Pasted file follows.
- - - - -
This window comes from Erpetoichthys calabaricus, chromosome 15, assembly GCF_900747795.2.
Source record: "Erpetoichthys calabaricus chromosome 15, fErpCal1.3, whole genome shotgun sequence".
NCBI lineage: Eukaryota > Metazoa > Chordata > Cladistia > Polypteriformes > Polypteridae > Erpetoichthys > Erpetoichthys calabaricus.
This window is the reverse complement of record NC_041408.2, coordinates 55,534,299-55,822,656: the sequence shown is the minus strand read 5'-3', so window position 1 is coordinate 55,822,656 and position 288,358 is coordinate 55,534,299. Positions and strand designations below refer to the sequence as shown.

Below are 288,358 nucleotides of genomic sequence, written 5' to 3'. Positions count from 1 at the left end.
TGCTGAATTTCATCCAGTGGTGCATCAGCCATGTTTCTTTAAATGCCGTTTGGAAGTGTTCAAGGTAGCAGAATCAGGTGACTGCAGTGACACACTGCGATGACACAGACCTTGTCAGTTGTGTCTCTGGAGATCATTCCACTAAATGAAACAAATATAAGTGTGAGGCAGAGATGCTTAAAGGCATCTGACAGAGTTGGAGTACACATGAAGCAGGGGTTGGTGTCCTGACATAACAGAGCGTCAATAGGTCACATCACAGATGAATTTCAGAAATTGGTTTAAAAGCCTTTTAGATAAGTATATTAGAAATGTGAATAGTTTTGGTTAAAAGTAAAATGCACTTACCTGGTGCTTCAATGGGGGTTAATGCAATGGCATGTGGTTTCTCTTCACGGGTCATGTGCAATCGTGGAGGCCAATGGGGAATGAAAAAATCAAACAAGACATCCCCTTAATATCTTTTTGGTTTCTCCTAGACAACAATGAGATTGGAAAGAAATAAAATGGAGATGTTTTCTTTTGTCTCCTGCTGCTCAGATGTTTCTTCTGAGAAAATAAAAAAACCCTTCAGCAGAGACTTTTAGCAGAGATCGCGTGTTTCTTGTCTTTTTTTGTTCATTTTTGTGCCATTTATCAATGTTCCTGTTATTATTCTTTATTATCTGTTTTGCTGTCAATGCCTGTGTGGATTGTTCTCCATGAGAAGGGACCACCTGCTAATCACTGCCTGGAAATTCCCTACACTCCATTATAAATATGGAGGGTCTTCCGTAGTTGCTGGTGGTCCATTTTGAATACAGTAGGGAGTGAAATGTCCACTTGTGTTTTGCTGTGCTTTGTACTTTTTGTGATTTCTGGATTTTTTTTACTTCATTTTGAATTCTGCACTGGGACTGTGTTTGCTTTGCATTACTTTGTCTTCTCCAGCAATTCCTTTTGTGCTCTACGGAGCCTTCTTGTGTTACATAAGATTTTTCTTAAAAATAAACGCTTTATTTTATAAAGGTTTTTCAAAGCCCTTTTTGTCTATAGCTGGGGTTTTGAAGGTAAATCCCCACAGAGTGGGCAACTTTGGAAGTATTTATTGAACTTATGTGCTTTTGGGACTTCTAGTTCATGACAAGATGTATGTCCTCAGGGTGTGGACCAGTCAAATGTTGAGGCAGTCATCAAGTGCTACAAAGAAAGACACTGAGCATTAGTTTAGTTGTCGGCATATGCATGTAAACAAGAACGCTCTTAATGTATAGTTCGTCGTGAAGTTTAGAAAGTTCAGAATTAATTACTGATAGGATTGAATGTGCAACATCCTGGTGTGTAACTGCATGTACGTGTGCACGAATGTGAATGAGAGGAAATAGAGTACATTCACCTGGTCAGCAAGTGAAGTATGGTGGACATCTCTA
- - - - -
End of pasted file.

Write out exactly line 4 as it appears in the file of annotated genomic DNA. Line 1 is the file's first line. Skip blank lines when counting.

This window is the reverse complement of record NC_041408.2, coordinates 55,534,299-55,822,656: the sequence shown is the minus strand read 5'-3', so window position 1 is coordinate 55,822,656 and position 288,358 is coordinate 55,534,299. Positions and strand designations below refer to the sequence as shown.